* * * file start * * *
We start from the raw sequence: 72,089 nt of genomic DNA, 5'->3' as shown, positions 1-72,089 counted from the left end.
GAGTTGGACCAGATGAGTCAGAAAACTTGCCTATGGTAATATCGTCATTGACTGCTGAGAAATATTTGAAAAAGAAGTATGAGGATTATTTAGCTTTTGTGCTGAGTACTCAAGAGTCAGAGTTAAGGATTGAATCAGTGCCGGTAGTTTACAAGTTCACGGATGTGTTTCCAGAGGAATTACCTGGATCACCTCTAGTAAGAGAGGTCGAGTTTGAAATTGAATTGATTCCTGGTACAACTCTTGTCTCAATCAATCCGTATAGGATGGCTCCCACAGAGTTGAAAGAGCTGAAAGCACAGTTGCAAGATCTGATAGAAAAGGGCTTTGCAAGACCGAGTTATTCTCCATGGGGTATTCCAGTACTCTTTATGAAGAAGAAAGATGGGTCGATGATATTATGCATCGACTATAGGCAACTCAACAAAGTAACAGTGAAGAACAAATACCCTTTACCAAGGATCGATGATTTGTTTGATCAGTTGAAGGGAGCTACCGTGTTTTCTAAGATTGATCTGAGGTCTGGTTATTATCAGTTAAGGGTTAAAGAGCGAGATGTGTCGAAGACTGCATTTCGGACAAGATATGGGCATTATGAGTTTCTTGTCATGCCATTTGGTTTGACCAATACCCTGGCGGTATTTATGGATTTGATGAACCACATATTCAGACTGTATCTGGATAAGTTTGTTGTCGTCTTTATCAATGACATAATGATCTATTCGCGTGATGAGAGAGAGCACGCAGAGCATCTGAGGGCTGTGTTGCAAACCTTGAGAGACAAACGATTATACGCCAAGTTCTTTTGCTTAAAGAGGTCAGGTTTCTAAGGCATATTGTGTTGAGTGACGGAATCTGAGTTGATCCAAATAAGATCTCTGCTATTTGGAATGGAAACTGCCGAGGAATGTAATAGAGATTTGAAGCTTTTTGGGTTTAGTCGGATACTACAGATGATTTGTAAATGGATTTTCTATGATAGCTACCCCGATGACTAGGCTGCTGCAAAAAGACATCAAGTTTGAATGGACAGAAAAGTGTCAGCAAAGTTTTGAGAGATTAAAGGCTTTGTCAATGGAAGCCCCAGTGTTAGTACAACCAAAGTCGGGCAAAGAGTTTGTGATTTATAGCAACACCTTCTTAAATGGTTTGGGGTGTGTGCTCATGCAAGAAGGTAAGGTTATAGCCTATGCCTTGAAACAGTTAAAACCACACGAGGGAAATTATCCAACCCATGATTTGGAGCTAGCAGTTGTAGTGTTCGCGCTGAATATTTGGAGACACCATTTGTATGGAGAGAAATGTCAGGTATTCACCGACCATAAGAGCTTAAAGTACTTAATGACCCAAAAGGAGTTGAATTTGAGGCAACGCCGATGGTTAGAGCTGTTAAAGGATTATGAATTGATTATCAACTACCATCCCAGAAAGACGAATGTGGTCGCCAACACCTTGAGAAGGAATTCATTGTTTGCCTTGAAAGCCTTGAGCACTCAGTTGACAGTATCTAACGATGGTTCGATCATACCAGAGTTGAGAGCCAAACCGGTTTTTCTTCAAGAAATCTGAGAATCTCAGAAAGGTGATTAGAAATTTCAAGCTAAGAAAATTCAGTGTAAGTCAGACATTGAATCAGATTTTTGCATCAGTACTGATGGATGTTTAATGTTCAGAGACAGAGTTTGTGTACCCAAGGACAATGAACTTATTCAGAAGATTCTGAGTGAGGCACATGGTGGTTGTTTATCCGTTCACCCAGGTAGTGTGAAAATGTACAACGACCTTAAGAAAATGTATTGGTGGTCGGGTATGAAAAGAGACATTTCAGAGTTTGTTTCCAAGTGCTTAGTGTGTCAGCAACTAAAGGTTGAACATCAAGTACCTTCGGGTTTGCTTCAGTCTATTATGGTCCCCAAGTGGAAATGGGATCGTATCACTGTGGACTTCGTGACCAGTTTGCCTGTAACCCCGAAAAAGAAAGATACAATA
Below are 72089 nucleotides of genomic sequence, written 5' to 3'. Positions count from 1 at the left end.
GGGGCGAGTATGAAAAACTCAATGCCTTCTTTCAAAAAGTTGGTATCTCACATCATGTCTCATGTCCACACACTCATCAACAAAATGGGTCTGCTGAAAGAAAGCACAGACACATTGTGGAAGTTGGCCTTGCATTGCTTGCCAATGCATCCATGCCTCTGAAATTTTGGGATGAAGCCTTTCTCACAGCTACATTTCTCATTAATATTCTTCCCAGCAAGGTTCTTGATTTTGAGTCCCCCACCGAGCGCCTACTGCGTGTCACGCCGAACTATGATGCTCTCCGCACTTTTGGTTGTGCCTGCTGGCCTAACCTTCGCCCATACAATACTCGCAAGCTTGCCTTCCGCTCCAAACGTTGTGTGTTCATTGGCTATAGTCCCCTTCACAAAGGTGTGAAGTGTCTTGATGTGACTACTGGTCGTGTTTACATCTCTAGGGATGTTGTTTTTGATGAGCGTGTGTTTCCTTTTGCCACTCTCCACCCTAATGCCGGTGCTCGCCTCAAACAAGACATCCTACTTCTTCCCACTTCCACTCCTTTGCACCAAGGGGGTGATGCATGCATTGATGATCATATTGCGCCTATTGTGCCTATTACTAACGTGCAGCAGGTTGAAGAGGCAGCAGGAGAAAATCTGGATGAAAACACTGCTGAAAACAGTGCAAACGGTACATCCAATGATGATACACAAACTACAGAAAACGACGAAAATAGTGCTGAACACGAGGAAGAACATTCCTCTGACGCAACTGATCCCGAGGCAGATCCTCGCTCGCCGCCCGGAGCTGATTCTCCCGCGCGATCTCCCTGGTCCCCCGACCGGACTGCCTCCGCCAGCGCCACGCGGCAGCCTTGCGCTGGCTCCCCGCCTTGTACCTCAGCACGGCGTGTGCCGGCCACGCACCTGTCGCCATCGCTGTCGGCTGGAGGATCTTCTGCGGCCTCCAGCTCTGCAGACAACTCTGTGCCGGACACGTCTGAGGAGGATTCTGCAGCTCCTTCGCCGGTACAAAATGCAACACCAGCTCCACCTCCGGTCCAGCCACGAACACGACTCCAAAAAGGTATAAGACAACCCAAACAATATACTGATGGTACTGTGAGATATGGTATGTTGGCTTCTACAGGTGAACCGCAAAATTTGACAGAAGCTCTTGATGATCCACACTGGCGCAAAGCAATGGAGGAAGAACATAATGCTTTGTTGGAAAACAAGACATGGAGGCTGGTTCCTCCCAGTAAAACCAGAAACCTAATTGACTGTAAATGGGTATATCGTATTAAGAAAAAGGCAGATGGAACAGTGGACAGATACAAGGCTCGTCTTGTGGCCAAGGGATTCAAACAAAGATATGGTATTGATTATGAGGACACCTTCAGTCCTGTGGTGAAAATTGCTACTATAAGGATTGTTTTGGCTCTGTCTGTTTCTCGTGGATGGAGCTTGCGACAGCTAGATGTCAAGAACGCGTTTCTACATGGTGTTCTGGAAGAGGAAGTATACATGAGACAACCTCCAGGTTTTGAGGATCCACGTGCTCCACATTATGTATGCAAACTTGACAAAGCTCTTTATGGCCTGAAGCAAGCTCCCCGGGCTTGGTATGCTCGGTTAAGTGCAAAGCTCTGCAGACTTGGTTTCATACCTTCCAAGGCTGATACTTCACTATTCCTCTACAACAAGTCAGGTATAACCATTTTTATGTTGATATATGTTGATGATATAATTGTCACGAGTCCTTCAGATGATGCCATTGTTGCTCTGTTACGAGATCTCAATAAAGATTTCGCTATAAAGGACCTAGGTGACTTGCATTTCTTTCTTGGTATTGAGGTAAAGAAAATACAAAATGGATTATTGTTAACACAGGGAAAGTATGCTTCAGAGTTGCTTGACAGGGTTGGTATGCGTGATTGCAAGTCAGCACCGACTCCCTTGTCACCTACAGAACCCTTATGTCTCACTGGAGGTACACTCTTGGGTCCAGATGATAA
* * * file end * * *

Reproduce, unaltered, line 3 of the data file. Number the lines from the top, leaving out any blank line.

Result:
Below are 72089 nucleotides of genomic sequence, written 5' to 3'. Positions count from 1 at the left end.